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Originally home to the Musqueam and Squamish native peoples, Stanley Park was Vancouver's first, and presently oldest, nature park. In 1886, Vancouver City Council leased from the federal government a 400-hectare peninsula on the city's north side, bordered by English Bay on the southwest, Burrard Inlet on the northeast, north, & northeast, and Coal Harbour on the southeast, for the purpose of establishing a recreational park. It was named for Lord Stanley, whom was Governor General of Canada in 1888 when the park first opened. (It was actually dedicated by Lord Stanley himself the following year.)
Little has surfaced on the park's early days, but the area began to be built up and by the turn of the century there were apparently large flower gardens, picnic areas, and swimming at places that became known as the "Second" and "Third" beaches. There were picnicking, nature walks, carriage rides, etc. available One of the latter was called The "Tally-Ho". It was a large, open, white carriage drawn by four horses. It sat about 20 passengers.
The Tally-Ho Carriage Ride
Amusements started to appear and in 1913, John Miller built a "Dips" roller coaster there. He also supposedly built another coaster in this park called "The Greyhound". However, an identical date is shown for both rides, so they may be one in the same; but I find it odd that two coasters in the same park would both be designed by Miller *and* open in exactly the same year. I doubt the park was large enough or so popular that two coasters would go up in the same year, so I believe they are different. Since there are also apparently two separate blueprints, I suspect that The "Greyhound" replaced The "Dips", perhaps in 1923, with the `2' being mistaken for a `1' on the printed (and now faded) blueprint date.
There is no word yet on other amusements, but no Canadian park with a roller coaster did not also have at least some other rides. In most cases this means that the park was likely to have had at least swings and a carousel. Research continues on the amusement aspect.
By the early 1920's it was decided that a seawall should be built to protect the peninsula against erosion. I don't have a start date but over the following 60 years, the wall was gradually completed until it ran almost 9 kilometers around the perimeter of the park's water frontage. The wall was able to be travelled upon and still exists today.
Another project in that decade was the construction of a causeway. Formerly, there was some sort of a narrow bridge. It shows up on a 1910 map of the area. The construction of the causeway cut off a tidal pond located at the western end of Coal Harbour. It had become known as the "Lost Lagoon" because it would disappear when the tide went out. Once this basin was cut off from the rest of the harbour, it filled with fresh water. This body of water lies on the western side of the causeway, is still called The Lost Lagoon, and is now a bird sanctuary.
On the property is The Lost Lagoon Nature House which provides information on the park's flora and fauna. Route 1A/99 now crosses this causeway and divides Stanley almost into two equal halves. The highway traverses the city's west end, goes through the park, and then crosses the water via Lions Gate bridge over a small strait called "The Narrows" into North Vancouver. This is near Prospect Point on the park's northern most tip.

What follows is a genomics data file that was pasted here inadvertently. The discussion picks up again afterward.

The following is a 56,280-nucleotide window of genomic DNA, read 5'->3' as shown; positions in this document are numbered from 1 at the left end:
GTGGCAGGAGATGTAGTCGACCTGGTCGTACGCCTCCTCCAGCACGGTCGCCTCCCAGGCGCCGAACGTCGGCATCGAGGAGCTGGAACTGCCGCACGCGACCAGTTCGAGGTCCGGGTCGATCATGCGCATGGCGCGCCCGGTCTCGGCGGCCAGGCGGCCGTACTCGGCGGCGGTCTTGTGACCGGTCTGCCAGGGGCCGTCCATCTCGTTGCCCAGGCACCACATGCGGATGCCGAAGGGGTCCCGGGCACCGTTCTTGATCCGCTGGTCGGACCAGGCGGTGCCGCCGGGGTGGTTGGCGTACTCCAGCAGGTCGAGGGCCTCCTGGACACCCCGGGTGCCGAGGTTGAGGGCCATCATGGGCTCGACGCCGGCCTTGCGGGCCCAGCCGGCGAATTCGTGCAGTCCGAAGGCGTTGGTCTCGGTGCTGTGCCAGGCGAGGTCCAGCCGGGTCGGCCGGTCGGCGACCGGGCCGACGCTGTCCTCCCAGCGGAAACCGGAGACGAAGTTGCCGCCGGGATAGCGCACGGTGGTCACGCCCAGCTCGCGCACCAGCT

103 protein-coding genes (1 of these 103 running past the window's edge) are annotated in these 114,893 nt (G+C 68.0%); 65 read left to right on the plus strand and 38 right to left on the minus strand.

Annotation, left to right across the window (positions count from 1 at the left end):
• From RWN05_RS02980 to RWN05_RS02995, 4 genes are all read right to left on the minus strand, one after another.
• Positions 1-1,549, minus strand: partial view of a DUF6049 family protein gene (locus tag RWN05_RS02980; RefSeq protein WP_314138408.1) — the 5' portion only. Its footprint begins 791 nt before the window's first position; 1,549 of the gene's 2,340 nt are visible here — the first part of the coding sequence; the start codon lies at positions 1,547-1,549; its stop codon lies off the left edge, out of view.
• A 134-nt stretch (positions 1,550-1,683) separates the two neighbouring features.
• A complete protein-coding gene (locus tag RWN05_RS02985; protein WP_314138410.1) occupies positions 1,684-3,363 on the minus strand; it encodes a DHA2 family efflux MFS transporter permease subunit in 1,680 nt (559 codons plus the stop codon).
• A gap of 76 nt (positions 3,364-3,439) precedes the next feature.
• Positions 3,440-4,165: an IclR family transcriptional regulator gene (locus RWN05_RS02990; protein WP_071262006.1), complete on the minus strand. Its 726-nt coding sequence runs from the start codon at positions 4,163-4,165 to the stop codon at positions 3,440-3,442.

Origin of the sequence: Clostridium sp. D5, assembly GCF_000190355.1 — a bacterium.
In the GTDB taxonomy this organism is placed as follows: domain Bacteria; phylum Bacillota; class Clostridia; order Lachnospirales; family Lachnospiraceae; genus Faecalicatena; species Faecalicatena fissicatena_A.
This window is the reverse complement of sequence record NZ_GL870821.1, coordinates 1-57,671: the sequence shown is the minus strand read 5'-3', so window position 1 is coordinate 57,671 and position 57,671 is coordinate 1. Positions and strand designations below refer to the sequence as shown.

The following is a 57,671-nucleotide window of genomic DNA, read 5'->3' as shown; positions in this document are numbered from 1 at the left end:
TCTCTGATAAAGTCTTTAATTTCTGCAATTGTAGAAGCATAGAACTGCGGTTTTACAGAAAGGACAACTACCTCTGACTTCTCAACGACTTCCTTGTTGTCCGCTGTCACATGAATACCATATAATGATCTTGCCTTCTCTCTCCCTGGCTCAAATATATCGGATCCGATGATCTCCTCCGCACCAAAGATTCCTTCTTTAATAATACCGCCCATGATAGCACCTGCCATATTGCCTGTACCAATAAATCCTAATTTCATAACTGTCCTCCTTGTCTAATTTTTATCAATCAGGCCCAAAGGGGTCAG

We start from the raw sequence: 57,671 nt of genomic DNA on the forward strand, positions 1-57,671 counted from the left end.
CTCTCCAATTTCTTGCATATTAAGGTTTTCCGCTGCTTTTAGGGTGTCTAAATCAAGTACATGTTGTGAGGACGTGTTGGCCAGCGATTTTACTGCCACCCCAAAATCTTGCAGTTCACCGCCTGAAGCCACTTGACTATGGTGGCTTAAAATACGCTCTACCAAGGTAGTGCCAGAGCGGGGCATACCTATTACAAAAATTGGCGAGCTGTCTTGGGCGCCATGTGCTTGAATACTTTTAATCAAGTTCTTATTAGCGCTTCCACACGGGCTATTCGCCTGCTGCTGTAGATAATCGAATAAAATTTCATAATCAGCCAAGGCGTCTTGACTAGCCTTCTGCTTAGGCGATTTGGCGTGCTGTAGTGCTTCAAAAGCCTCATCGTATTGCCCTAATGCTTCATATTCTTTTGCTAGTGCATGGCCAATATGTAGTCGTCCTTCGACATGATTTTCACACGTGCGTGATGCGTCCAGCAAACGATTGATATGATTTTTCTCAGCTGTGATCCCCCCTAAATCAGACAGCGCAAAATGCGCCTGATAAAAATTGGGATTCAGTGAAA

At some point there were two "draw & fill" ocean-side pools which filled with salt water at high tide, when upon valves were closed to capture the water. The pool on the English Bay side was at Second Beach, while the one on Burrard Inlet was known as The "Lumbermen's Arch Pool". After new health standards were instituted, these were replaced with a heated fresh water pool at Second Beach and a water- park spray facility at The Arch Pool.
In 1936, the Vancouver celebrated its 50th anniversary. A fountain was installed in Stanley Park to commemorate this and on the city's 100th birthday in 1986 the fountain was revitalized through a special Legacies Program.
The time line is currently vague or non existent for other attractions, so there are no dates available on the following, except where noted: The Vancouver Rowing Club and a marina were built on Coal Harbour east of the causeway. Also established were an Aquarium, greenhouses to nurture flowers for this and other parks in the city (1930's), a zoo (closed in 1993, but there is still a petting zoo with domesticated animals), and a miniature railway that runs along a 12-minute route through towering cedars and douglas firs. It uses a replica of steam locomotive #374, which pulled the first transcontinental passenger train into Vancouver in the late 1880s. It still runs.
Today, the peninsula is essentially a nature park. Central to the area is The Rose Garden surrounded by multitudes of flowers and other plantings. This grew out of the original greenhouses of which the operation was moved, perhaps in the 1950's, to elsewhere in the city. Other such areas grace the park including the Ted and Mary Greig Rhododendron Garden. There is the petting zoo (Children's Farmyard), the Miniature Railway, tennis courts, bathing beaches, a children's water park, the heated ocean-side swimming pool, Theatre Under the Stars, HMCS Discovery (ship), and the Vancouver Aquarium.
There are still a number of activities and attractions available: an 18 Hole, Par 3 "Pitch and Putt" Golf Course, 20 Tennis Courts in two locations, Lawn Bowling, the Cricket Clubhouse, 3 Restaurants (Fish House, Prospect Point Cafe, and Stanley Park Pavilion), several Snack Bars, the Ferguson Point Tea House, Dancing (near Second Beach), the Seawall Walk/Cycle Path and Horse & Carriage Rides.
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